The original Gaelic form of McKayill was Mac Cathail or O Cathail, while is derived from the personal name
Cathal, which is generally Anglicized as Charles. McKayill is derived from the Old Irish "catu-ualos" which means "valor or powerful in battle".
Early Origins of the McKayill family
The surname McKayill was first found in County Kerry
as there are at least two distinct septs of the name. The first sept from County Kerry
descend from the Heremon
line of kings and were known as the Cahills of Connaught
. The second sept claim descent from the Ir line of kings and were located at Corkashinny, or the parish of Templemore, Tipperary
. This line further branched to the eponymous Ballycahill, Tipperary. Both branches descended from O'Connors, the Kings of Connacht
, specifically "Cathal," also known as Conor na Luinge Luaithe, when anglicized means "Conor, the Swifter-Sailing Ship" CITATION[CLOSE]
O'Hart, John, Irish Pedigrees 5th Edition in 2 Volumes. Baltimore: Genealogical Publishing Company, 1976. Print. (ISBN 0-8063-0737-4)
which may elude to the seafaring coat of arms used by the family.
Early History of the McKayill family
This web page shows only a small excerpt of our McKayill research.Another 275 words (20 lines of text) covering the years 1654, 1796 and 1864 are included under the topic Early McKayill History in all our PDF Extended History products and printed products wherever possible.
McKayill Spelling Variations
Numerous spelling variations
of the surname McKayill exist. A partial explanation for these variants is that ancient scribes and church officials recorded names as they were pronounced, often resulting in a single person being recorded under several different spellings. Different spellings that were found include Cahill, O'Cahill, Kahill, Cawhill, Cahille, Cahil, Cahaly, Cahell, Cahel, Caughell, Kahil, Kahel, Caill, Cail and many more.
Early Notables of the McKayill family (pre 1700)
Notable among the family name at this time was Flan O'Cahill, martyred in 938; Daniel O'Cahill, brother of Bogh O'Cahill, chief of the Clan
, forfeited under the... Another 26 words (2 lines of text) are included under the topic Early McKayill Notables in all our PDF Extended History products and printed products wherever possible.
Migration of the McKayill family to the New World and Oceana
Many destitute Irish families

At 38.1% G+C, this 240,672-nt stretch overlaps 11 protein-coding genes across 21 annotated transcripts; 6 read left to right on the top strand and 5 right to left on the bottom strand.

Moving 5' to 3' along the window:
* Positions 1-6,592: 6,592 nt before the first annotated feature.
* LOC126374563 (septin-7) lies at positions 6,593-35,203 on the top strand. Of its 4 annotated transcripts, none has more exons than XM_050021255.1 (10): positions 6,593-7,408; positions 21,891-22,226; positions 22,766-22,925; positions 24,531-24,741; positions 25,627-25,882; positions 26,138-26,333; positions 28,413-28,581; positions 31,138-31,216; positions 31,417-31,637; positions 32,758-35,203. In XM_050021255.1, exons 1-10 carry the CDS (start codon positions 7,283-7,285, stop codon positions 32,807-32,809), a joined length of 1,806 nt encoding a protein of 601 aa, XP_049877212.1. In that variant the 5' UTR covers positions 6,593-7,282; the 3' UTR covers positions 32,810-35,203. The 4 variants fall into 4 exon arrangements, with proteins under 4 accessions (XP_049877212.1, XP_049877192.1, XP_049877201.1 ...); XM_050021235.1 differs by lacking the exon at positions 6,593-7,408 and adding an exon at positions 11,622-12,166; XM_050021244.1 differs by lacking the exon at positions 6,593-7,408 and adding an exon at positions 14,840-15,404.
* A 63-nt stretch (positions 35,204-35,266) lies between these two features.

in the 18th and 19th centuries decided to leave their homeland, which had in many ways been scarred by English colonial rule. One of the most frequent destinations for these families was North America where it was possible for an Irish family to own their own parcel of land. Many of the early settlers did find land awaiting them in British North America, or even later in America, but for the majority of immigrants that arrived as a result of the Great Potato Famine
of the late 1840s the ownership of land was often a long way off. These Irish people were initially put to work on such industrial projects as the building of bridges, canals, and railroads, or they worked at manufacturing positions within factories. Whenever they arrived, the Irish made enormous contributions to the infant nations of Canada and the United States. Some of the earliest immigrants to bearer the name of McKayill were found through extensive research of immigration and passenger lists: Elizabeth Cahill, a bonded passenger, who arrived in America in 1735; Thomas Cahill, an "enforced emigrant" sent to America from Ireland
The McKayill Motto
The motto was originally a war cry or slogan. Mottoes first began to be shown with arms in the 14th and 15th centuries, but were not in general use until the 17th century. Thus the oldest coats of arms generally do not include a motto. Mottoes seldom form part of the grant of arms: Under most heraldic authorities, a motto is an optional component of the coat of arms, and can be added to or changed at will; many families have chosen not to display a motto.
Motto: In Domino confido
Motto Translation: I trust in the Lord.